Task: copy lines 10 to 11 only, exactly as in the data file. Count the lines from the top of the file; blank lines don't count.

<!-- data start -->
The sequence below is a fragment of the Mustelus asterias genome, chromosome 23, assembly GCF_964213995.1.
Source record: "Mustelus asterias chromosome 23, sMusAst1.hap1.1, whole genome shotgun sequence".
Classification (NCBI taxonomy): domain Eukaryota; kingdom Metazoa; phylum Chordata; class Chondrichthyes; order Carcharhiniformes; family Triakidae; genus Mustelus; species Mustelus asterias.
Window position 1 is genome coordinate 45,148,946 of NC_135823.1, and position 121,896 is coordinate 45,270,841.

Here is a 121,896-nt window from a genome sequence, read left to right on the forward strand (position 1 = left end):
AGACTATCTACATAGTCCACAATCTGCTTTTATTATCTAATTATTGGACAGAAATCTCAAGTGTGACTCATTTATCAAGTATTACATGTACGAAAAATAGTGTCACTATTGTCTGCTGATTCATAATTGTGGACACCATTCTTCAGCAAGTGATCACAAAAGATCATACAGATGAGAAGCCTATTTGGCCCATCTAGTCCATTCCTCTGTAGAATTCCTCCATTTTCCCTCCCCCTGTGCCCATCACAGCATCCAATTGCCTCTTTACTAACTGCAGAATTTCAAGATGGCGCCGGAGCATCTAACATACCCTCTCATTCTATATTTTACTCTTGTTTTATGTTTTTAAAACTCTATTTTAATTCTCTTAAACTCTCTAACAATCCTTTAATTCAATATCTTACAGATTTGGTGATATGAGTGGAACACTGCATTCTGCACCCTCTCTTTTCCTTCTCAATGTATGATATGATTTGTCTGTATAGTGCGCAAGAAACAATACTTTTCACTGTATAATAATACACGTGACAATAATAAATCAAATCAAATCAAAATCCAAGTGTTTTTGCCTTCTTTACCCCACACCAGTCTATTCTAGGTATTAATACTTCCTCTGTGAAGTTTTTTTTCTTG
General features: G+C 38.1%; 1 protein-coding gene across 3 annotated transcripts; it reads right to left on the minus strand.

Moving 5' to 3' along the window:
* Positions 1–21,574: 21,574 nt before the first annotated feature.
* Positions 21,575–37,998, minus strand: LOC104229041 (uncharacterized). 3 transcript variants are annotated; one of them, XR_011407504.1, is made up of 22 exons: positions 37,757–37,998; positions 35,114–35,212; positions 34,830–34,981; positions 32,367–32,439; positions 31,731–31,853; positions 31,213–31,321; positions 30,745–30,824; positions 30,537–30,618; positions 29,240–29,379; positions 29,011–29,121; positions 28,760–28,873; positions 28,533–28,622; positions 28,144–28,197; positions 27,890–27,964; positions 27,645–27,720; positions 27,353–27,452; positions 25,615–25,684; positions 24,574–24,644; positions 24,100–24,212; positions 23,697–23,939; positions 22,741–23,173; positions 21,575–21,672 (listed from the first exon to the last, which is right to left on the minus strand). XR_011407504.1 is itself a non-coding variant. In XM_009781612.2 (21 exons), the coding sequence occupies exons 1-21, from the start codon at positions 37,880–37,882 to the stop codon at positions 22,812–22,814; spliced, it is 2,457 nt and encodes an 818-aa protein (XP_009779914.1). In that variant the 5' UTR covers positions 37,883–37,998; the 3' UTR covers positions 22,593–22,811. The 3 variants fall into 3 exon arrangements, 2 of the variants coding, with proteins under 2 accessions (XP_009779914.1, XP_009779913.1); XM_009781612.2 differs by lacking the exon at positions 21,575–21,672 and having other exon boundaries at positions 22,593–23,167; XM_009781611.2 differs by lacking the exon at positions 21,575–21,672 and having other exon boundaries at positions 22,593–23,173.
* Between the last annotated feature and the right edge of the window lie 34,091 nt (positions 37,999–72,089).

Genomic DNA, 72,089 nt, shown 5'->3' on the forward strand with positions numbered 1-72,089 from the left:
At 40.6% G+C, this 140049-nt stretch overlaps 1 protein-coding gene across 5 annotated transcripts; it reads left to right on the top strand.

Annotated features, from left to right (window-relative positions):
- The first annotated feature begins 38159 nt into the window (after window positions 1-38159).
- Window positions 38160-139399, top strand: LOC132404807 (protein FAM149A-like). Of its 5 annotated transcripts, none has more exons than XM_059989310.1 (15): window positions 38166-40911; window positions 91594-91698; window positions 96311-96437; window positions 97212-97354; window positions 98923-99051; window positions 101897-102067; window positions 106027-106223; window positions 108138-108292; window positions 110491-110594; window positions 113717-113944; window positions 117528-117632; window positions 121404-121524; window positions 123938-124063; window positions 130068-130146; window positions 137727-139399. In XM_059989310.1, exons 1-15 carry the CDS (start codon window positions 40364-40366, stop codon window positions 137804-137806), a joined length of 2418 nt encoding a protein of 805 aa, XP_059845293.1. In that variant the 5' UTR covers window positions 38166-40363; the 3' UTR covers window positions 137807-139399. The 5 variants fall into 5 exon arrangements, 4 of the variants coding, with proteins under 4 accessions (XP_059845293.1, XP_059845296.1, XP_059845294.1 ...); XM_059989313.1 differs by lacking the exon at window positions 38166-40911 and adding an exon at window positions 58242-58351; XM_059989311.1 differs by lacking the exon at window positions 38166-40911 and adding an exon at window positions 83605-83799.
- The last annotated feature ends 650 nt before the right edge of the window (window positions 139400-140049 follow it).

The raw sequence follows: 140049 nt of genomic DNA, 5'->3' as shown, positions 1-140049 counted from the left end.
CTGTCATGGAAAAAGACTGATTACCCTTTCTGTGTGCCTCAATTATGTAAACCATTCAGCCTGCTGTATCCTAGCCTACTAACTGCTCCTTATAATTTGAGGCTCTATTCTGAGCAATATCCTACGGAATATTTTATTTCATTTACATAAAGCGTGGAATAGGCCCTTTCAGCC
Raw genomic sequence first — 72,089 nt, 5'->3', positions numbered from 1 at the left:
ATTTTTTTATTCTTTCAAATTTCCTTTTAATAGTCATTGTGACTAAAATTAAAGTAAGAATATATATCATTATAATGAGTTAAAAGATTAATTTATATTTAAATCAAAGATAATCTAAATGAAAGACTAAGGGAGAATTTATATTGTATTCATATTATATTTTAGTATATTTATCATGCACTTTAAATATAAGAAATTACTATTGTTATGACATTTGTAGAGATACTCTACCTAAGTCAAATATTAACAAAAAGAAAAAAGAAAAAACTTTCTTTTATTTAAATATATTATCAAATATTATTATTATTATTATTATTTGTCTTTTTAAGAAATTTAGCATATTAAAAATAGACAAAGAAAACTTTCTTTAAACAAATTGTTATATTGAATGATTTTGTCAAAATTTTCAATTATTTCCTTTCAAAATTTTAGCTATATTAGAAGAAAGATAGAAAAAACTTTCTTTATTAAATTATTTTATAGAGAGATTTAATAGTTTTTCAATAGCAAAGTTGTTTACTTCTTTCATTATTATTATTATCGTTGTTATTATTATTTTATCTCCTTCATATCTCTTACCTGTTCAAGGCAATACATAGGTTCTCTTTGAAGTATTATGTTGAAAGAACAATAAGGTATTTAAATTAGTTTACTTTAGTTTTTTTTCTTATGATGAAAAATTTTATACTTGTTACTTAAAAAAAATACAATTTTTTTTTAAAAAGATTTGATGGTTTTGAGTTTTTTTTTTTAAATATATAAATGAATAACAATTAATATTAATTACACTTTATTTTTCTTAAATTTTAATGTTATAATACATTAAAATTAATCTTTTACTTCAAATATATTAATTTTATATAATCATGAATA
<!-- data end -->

* Positions 21,575–37,998, minus strand: LOC104229041 (uncharacterized). 3 transcript variants are annotated; one of them, XR_011407504.1, is made up of 22 exons: positions 37,757–37,998; positions 35,114–35,212; positions 34,830–34,981; positions 32,367–32,439; positions 31,731–31,853; positions 31,213–31,321; positions 30,745–30,824; positions 30,537–30,618; positions 29,240–29,379; positions 29,011–29,121; positions 28,760–28,873; positions 28,533–28,622; positions 28,144–28,197; positions 27,890–27,964; positions 27,645–27,720; positions 27,353–27,452; positions 25,615–25,684; positions 24,574–24,644; positions 24,100–24,212; positions 23,697–23,939; positions 22,741–23,173; positions 21,575–21,672 (listed from the first exon to the last, which is right to left on the minus strand). XR_011407504.1 is itself a non-coding variant. In XM_009781612.2 (21 exons), the coding sequence occupies exons 1-21, from the start codon at positions 37,880–37,882 to the stop codon at positions 22,812–22,814; spliced, it is 2,457 nt and encodes an 818-aa protein (XP_009779914.1). In that variant the 5' UTR covers positions 37,883–37,998; the 3' UTR covers positions 22,593–22,811. The 3 variants fall into 3 exon arrangements, 2 of the variants coding, with proteins under 2 accessions (XP_009779914.1, XP_009779913.1); XM_009781612.2 differs by lacking the exon at positions 21,575–21,672 and having other exon boundaries at positions 22,593–23,167; XM_009781611.2 differs by lacking the exon at positions 21,575–21,672 and having other exon boundaries at positions 22,593–23,173.
* Between the last annotated feature and the right edge of the window lie 34,091 nt (positions 37,999–72,089).